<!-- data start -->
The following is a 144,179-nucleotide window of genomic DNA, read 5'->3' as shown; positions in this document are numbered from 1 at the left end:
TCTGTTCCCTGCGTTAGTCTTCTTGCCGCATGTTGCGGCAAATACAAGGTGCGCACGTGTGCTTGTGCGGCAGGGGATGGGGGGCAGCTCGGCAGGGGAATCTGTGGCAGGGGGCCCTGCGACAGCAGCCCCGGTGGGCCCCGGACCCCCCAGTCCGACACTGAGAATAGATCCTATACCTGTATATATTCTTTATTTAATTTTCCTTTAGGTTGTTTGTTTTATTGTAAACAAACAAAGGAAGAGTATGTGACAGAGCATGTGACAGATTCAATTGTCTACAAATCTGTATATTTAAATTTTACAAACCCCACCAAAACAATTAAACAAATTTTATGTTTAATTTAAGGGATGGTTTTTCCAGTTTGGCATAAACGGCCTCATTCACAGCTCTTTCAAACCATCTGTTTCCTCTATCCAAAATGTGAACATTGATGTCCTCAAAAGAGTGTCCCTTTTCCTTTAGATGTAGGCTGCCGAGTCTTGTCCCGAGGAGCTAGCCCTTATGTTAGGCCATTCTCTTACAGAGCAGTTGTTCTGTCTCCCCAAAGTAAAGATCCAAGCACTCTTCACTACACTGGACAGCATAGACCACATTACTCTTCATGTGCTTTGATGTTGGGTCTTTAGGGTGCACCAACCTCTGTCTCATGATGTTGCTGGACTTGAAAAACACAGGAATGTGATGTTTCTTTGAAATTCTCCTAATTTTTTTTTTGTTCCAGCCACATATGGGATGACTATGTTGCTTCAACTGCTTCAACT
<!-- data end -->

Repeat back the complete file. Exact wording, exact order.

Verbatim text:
The following is a 144,179-nucleotide window of genomic DNA, read 5'->3' as shown; positions in this document are numbered from 1 at the left end:
TCTGTTCCCTGCGTTAGTCTTCTTGCCGCATGTTGCGGCAAATACAAGGTGCGCACGTGTGCTTGTGCGGCAGGGGATGGGGGGCAGCTCGGCAGGGGAATCTGTGGCAGGGGGCCCTGCGACAGCAGCCCCGGTGGGCCCCGGACCCCCCAGTCCGACACTGAGAATAGATCCTATACCTGTATATATTCTTTATTTAATTTTCCTTTAGGTTGTTTGTTTTATTGTAAACAAACAAAGGAAGAGTATGTGACAGAGCATGTGACAGATTCAATTGTCTACAAATCTGTATATTTAAATTTTACAAACCCCACCAAAACAATTAAACAAATTTTATGTTTAATTTAAGGGATGGTTTTTCCAGTTTGGCATAAACGGCCTCATTCACAGCTCTTTCAAACCATCTGTTTCCTCTATCCAAAATGTGAACATTGATGTCCTCAAAAGAGTGTCCCTTTTCCTTTAGATGTAGGCTGCCGAGTCTTGTCCCGAGGAGCTAGCCCTTATGTTAGGCCATTCTCTTACAGAGCAGTTGTTCTGTCTCCCCAAAGTAAAGATCCAAGCACTCTTCACTACACTGGACAGCATAGACCACATTACTCTTCATGTGCTTTGATGTTGGGTCTTTAGGGTGCACCAACCTCTGTCTCATGATGTTGCTGGACTTGAAAAACACAGGAATGTGATGTTTCTTTGAAATTCTCCTAATTTTTTTTTTGTTCCAGCCACATATGGGATGACTATGTTGCTTCAACTGCTTCAACT